India’s ties with South-east Asia straddle not just centuries but millennia. These ties have come into more recent focus since the initiation of the ‘Look East Policy’ LEP) in the early 1990s by the government of P.V. Narasimha Rao; it was rechristened ‘Act East Policy’ (AEP) after the advent of the NDA government under Narendra Modi in 2014.
The roots of the LEP can, however, be traced to India’s past history and tradition dating back a couple of millennia. The book under review is a timely publication keeping this perspective as a backdrop. The central theme, as the title suggests, is connectivity. In today’s parlance the term ‘connectivity’ denotes a comprehensive combination of ties which combine the political, economic, social, cultural, educational and many other facets of human activity. The nine essays in the book have been put together keeping this overarching theme of connectivity in purview.
Each of the essays have been written on diverse aspects of connectivity between India and the far-flung lands of Southeast Asia since time immemorial. The editors have done a commendable job in offering a comprehensive introductory essay with their own perspective on the subject as well as stringing all the nine essays together. According to the eminent historian, R.C. Majumdar, a spirit of adventure took Indians across the Bay of Bengal to IndoChina and the Malay Archipelago and a trading relationship was established between the eastern coast of India, studded with ports, and the mineral rich fertile tracts of these lands as far back as the pre-Christian era.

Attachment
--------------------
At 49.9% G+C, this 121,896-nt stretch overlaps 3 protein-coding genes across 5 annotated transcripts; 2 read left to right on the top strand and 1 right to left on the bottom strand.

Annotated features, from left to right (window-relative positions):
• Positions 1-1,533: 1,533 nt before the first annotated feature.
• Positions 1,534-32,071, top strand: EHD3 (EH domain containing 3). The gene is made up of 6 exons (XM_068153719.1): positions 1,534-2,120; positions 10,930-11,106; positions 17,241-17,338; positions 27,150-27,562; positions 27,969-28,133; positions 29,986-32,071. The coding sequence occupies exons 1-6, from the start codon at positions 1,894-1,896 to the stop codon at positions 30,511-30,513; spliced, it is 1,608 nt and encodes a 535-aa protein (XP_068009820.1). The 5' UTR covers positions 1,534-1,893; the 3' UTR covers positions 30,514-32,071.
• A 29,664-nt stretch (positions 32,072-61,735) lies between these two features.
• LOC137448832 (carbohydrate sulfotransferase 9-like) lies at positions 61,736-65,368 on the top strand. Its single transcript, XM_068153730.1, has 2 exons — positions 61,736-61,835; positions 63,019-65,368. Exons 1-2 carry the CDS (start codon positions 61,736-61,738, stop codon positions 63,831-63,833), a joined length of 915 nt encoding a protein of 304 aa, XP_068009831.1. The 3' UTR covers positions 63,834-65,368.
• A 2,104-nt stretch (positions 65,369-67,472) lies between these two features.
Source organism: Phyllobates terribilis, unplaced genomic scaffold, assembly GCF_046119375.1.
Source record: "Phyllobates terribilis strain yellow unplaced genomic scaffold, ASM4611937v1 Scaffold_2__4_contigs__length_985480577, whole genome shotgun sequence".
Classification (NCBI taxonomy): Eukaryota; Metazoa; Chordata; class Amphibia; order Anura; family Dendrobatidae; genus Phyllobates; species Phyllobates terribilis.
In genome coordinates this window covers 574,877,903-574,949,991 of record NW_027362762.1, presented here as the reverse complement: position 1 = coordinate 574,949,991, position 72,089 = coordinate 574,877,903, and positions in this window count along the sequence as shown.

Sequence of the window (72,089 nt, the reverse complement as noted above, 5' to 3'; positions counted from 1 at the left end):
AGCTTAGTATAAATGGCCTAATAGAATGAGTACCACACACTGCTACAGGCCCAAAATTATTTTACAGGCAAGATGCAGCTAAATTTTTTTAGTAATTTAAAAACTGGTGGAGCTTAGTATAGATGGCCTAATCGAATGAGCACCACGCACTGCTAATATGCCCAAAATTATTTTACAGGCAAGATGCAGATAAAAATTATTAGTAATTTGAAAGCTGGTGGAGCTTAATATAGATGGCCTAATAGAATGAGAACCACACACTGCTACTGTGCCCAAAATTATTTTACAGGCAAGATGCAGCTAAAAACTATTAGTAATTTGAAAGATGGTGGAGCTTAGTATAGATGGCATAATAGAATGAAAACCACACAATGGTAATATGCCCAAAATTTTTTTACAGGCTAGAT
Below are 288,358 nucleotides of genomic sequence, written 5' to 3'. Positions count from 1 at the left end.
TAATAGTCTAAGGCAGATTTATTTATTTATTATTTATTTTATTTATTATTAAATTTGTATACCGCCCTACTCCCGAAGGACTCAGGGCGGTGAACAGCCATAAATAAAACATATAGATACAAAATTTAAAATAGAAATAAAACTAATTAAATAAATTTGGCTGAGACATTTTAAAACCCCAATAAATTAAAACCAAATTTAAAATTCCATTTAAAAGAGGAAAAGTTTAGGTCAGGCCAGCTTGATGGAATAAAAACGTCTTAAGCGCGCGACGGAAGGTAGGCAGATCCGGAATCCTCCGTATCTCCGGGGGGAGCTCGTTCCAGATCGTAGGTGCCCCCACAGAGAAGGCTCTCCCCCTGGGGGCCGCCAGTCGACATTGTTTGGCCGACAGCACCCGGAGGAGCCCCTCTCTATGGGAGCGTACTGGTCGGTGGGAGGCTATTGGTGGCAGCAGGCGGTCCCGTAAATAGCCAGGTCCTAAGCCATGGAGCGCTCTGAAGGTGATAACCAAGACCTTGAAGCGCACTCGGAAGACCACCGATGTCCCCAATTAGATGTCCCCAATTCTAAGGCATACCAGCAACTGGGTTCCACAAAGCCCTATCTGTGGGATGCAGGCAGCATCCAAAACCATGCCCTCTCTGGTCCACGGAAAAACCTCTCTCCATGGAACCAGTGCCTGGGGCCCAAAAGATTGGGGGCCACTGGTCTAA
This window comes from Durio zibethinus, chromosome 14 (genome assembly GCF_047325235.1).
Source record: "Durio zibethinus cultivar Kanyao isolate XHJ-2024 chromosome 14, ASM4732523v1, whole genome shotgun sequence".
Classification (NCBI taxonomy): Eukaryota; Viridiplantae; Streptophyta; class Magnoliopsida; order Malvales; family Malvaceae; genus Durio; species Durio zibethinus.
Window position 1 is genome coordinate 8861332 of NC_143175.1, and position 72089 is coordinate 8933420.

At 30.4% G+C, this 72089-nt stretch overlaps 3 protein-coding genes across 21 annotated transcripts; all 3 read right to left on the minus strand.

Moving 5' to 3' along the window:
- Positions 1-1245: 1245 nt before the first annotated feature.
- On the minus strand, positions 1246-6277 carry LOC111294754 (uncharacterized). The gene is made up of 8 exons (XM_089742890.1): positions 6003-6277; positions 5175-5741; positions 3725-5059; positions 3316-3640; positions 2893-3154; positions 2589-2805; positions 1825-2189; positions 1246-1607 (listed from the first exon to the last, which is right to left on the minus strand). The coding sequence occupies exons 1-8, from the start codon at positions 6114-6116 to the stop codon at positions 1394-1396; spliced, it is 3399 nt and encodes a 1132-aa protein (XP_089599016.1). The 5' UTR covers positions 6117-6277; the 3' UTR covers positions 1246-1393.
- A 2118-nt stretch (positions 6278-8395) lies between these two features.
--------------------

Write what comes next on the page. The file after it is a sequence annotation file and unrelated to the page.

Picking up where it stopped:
The introductory essay also reiterates these early commercial connections between the early Indians and the lands of South-east Asia; what is notable is that Indian cultural influence followed these trading connections in these lands, which are referred to in the Ramayana as Suvarna-dvipa and Yava-dvipa. An interesting debate arises here as to whether India’s burgeoning trading and cultural relationships with these lands also led to the foundation of political power facilitating Indian colonisation and Indianisation in these far -off regions. R. C. Majumdar argues that religion (both Hinduism and Buddhism had extended their influence in these areas), social manners and customs, language and alphabet are Indian and it may therefore be concluded that these states were Indian colonial kingdoms.
Modern research has, however, contested this theory of Indian colonisation and ‘Indianisation’. It argues that ‘a common primordial substratum of belief and culture existed in both the Indian and South-east Asian societies and …there was a local basis in Southeast Asia for the acceptance of these beliefs and for their absorption into the local culture…’ So established contemporary historical research holds that cultural influence was spread voluntarily, and not by the sword (as was believed earlier), which was accepted due to geographical proximity on both sides of the Bay of Bengal and common elements in two respective societies.